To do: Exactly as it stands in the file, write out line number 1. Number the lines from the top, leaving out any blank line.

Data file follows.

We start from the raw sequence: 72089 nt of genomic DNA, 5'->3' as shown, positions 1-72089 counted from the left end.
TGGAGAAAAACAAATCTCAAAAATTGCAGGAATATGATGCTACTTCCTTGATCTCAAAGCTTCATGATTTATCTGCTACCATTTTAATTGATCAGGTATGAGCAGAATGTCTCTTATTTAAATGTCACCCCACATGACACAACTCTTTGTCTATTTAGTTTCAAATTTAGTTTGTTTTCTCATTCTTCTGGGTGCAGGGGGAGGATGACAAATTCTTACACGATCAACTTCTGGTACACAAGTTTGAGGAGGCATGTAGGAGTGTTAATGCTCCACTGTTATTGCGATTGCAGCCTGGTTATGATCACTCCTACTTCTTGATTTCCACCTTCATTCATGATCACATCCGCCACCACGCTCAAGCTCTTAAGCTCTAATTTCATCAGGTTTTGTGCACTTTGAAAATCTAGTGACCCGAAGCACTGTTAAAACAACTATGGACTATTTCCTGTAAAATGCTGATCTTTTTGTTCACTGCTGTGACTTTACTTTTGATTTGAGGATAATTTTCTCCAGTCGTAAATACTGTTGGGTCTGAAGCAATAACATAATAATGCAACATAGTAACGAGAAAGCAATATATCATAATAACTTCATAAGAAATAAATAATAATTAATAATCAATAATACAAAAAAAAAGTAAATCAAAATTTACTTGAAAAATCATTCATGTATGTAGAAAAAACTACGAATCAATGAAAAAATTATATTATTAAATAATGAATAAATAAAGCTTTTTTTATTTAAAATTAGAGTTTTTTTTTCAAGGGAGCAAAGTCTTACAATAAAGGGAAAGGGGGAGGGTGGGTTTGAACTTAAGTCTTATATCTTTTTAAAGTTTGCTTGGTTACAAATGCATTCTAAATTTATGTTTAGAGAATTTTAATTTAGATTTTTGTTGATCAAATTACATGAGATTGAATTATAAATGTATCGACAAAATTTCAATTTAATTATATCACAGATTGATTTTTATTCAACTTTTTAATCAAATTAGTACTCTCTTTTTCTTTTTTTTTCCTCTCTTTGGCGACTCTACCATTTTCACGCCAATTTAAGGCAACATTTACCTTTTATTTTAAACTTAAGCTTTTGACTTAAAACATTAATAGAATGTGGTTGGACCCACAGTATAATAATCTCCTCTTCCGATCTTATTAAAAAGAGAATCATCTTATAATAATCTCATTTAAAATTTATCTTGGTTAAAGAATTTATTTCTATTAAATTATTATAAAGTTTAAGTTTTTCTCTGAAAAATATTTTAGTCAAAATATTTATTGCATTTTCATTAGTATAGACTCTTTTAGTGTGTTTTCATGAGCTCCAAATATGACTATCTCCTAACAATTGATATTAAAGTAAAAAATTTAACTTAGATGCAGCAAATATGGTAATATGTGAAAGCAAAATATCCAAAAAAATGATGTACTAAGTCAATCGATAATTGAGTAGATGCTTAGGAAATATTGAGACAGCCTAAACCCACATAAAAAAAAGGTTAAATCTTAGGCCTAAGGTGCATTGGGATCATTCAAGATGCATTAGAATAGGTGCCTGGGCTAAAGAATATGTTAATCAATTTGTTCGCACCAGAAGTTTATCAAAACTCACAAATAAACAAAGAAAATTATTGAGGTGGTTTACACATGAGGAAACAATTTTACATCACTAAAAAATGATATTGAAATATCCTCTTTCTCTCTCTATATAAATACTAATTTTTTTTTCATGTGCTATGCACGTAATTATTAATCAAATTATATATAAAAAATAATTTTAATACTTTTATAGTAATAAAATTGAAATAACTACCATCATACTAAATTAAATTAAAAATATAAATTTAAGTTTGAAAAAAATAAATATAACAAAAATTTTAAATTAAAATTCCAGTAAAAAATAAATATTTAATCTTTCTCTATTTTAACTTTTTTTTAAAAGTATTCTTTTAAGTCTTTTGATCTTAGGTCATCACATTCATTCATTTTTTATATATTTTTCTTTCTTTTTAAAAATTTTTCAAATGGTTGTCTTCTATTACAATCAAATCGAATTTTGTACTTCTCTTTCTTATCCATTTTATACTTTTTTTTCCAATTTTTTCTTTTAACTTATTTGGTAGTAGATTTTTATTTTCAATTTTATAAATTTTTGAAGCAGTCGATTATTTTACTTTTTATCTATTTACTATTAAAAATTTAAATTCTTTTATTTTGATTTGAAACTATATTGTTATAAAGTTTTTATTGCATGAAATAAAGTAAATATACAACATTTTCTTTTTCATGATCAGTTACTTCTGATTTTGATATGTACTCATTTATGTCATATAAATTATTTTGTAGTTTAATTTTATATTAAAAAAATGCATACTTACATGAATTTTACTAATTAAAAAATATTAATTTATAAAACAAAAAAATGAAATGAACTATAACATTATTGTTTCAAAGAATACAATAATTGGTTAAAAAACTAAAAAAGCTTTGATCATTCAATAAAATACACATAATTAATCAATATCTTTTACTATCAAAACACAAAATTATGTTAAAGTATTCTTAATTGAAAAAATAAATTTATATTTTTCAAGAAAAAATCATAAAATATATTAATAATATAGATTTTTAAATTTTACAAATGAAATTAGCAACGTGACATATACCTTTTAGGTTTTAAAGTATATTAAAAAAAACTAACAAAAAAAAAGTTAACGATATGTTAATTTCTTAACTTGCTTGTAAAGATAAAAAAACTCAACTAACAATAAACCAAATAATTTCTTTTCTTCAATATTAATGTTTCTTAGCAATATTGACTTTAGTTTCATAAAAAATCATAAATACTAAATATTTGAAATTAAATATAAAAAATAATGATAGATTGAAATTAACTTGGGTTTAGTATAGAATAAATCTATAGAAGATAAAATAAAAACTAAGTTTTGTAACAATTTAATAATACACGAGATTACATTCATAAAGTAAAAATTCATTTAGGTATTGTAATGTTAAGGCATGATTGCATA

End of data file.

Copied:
We start from the raw sequence: 72089 nt of genomic DNA, 5'->3' as shown, positions 1-72089 counted from the left end.